For the first time in history, a woman has enlisted in the infantry of the U.S. Army.
Tammy Barnett, a 25-year-old police officer from Robeline, Louisiana, took the oath of enlistment on Thursday at a processing station in Shreveport, Army Times reports.
"I have served the front lines in my hometown ... and now I am going to serve the front lines for my country,” Barnett said in a news release, according to Army Times. “I want to deploy, see action, and I definitely want to go to Airborne school.”
The historic enlistment comes roughly four months after Defense Secretary Ash Carter's announcement that the military would open all combat jobs to women.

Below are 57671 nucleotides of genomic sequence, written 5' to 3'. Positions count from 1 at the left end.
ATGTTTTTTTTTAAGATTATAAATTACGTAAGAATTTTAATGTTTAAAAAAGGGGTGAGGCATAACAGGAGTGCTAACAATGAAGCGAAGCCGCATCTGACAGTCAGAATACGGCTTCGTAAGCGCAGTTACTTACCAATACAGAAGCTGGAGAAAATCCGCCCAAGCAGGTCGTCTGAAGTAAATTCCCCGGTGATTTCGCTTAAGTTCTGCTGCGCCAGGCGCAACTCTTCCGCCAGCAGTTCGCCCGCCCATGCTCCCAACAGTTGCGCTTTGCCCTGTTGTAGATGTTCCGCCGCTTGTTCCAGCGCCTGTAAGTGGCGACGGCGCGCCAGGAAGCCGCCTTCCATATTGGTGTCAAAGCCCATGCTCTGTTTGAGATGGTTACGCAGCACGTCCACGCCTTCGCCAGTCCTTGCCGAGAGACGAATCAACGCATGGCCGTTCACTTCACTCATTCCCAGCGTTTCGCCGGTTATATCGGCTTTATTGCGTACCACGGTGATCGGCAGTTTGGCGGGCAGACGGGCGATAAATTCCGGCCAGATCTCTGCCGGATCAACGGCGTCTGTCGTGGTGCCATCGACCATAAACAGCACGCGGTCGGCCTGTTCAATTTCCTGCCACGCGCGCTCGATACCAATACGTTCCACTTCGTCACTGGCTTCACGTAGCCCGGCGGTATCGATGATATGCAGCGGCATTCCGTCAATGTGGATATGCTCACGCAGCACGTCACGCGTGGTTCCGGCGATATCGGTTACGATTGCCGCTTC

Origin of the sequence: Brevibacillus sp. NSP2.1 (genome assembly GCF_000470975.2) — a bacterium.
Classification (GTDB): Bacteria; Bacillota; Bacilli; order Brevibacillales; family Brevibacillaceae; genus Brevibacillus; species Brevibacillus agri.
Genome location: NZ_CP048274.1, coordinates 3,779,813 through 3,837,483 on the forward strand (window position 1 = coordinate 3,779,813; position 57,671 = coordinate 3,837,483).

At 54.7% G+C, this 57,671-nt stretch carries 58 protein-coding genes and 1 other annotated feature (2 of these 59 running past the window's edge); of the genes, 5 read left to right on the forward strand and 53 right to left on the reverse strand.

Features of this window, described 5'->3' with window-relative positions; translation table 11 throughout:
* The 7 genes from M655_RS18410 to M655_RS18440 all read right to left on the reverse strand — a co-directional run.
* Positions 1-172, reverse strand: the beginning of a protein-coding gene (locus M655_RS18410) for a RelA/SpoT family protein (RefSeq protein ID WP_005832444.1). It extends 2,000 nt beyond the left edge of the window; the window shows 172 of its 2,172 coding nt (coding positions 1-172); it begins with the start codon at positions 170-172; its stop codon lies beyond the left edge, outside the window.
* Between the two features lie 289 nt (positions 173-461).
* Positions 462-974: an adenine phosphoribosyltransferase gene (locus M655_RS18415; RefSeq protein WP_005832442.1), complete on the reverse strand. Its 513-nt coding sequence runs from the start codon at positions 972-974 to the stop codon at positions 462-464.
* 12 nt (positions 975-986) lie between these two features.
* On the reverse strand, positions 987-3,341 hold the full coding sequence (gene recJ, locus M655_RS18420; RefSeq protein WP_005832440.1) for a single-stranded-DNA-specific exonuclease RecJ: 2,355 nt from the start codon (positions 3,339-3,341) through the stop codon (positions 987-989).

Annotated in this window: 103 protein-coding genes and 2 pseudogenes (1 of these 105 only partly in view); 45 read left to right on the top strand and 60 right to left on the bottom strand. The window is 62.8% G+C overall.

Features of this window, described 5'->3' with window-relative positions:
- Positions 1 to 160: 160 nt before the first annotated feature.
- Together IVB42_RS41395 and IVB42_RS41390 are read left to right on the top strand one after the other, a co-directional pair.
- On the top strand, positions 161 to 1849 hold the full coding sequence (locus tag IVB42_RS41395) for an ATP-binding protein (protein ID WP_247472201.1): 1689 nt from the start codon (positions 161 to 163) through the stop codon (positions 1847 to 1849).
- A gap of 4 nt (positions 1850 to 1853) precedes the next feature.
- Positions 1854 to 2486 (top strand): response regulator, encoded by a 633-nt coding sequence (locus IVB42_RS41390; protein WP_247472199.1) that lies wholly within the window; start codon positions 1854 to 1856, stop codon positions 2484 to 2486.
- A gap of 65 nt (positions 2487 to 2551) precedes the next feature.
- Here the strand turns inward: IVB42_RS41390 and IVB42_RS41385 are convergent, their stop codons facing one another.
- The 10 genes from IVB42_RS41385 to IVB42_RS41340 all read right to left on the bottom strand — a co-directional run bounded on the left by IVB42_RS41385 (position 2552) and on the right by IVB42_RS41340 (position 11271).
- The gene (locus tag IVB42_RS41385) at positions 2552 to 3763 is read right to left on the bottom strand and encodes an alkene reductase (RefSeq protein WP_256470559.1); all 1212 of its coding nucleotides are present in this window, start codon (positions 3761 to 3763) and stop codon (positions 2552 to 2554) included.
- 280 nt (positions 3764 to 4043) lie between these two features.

“They’ll be allowed to drive tanks, fire mortars and lead infantry soldiers into combat," Carter said at the time. "They’ll be able to serve as Army Rangers and Green Berets, Navy SEALs, Marine Corps infantry, Air Force parajumpers, and everything else that was previously open only to men."
Barnett has been meeting with recruiters since November. She said she hopes her enlistment will inspire other women, reports KSLA 12.
"I hope that I give them the courage, because I'm a small female, if I can do it, they can do it too, this could give them the courage to step out of their comfort zone," Barnett told the TV station.
Barnett will report to basic training in Fort Benning, Georgia, in June 2017, according to Army Times. The long lead time will give the Army time to place trained female officers and noncommissioned officers in positions to ease the transition.